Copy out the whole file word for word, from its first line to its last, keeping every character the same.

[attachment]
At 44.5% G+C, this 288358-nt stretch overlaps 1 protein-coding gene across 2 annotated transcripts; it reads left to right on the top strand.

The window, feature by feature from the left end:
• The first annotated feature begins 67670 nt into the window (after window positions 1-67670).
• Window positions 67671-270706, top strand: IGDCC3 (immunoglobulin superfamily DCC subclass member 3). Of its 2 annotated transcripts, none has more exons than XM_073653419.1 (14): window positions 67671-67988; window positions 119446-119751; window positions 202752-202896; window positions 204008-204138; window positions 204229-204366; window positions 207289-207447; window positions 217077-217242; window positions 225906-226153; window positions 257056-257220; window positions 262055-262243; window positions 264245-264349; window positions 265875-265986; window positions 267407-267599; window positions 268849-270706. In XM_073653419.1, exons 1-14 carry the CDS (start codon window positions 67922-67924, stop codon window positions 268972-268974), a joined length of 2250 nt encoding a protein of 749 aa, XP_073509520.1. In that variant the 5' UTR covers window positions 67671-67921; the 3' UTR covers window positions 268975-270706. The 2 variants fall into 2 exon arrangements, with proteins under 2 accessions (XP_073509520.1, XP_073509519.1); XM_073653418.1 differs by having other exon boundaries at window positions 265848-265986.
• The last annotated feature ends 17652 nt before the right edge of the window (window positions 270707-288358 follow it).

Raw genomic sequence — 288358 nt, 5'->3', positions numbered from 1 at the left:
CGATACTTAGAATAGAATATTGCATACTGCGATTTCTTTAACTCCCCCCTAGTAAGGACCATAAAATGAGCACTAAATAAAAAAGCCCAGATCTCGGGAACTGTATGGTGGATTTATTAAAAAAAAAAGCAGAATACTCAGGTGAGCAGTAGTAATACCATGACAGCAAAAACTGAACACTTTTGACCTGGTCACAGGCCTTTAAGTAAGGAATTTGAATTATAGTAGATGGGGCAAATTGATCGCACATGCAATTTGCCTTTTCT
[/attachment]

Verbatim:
At 44.5% G+C, this 288358-nt stretch overlaps 1 protein-coding gene across 2 annotated transcripts; it reads left to right on the top strand.

The window, feature by feature from the left end:
• The first annotated feature begins 67670 nt into the window (after window positions 1-67670).
• Window positions 67671-270706, top strand: IGDCC3 (immunoglobulin superfamily DCC subclass member 3). Of its 2 annotated transcripts, none has more exons than XM_073653419.1 (14): window positions 67671-67988; window positions 119446-119751; window positions 202752-202896; window positions 204008-204138; window positions 204229-204366; window positions 207289-207447; window positions 217077-217242; window positions 225906-226153; window positions 257056-257220; window positions 262055-262243; window positions 264245-264349; window positions 265875-265986; window positions 267407-267599; window positions 268849-270706. In XM_073653419.1, exons 1-14 carry the CDS (start codon window positions 67922-67924, stop codon window positions 268972-268974), a joined length of 2250 nt encoding a protein of 749 aa, XP_073509520.1. In that variant the 5' UTR covers window positions 67671-67921; the 3' UTR covers window positions 268975-270706. The 2 variants fall into 2 exon arrangements, with proteins under 2 accessions (XP_073509520.1, XP_073509519.1); XM_073653418.1 differs by having other exon boundaries at window positions 265848-265986.
• The last annotated feature ends 17652 nt before the right edge of the window (window positions 270707-288358 follow it).

Raw genomic sequence — 288358 nt, 5'->3', positions numbered from 1 at the left:
CGATACTTAGAATAGAATATTGCATACTGCGATTTCTTTAACTCCCCCCTAGTAAGGACCATAAAATGAGCACTAAATAAAAAAGCCCAGATCTCGGGAACTGTATGGTGGATTTATTAAAAAAAAAAGCAGAATACTCAGGTGAGCAGTAGTAATACCATGACAGCAAAAACTGAACACTTTTGACCTGGTCACAGGCCTTTAAGTAAGGAATTTGAATTATAGTAGATGGGGCAAATTGATCGCACATGCAATTTGCCTTTTCT